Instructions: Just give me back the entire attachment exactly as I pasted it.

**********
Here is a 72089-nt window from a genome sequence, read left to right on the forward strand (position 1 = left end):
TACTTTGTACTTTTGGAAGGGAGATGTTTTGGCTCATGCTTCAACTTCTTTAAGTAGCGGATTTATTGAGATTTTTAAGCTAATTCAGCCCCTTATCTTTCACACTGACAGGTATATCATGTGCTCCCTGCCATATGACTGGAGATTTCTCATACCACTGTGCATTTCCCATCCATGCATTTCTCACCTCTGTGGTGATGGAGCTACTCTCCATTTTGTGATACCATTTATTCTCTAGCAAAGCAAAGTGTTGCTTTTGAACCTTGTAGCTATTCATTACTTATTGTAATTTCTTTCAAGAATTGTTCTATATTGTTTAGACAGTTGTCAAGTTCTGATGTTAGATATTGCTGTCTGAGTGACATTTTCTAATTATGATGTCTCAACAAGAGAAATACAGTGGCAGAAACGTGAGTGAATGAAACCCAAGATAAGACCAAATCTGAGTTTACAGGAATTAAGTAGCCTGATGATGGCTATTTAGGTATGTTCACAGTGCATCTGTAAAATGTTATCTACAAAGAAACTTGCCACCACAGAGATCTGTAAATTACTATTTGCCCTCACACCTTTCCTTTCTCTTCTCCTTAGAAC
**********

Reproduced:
Here is a 72089-nt window from a genome sequence, read left to right on the forward strand (position 1 = left end):
TACTTTGTACTTTTGGAAGGGAGATGTTTTGGCTCATGCTTCAACTTCTTTAAGTAGCGGATTTATTGAGATTTTTAAGCTAATTCAGCCCCTTATCTTTCACACTGACAGGTATATCATGTGCTCCCTGCCATATGACTGGAGATTTCTCATACCACTGTGCATTTCCCATCCATGCATTTCTCACCTCTGTGGTGATGGAGCTACTCTCCATTTTGTGATACCATTTATTCTCTAGCAAAGCAAAGTGTTGCTTTTGAACCTTGTAGCTATTCATTACTTATTGTAATTTCTTTCAAGAATTGTTCTATATTGTTTAGACAGTTGTCAAGTTCTGATGTTAGATATTGCTGTCTGAGTGACATTTTCTAATTATGATGTCTCAACAAGAGAAATACAGTGGCAGAAACGTGAGTGAATGAAACCCAAGATAAGACCAAATCTGAGTTTACAGGAATTAAGTAGCCTGATGATGGCTATTTAGGTATGTTCACAGTGCATCTGTAAAATGTTATCTACAAAGAAACTTGCCACCACAGAGATCTGTAAATTACTATTTGCCCTCACACCTTTCCTTTCTCTTCTCCTTAGAAC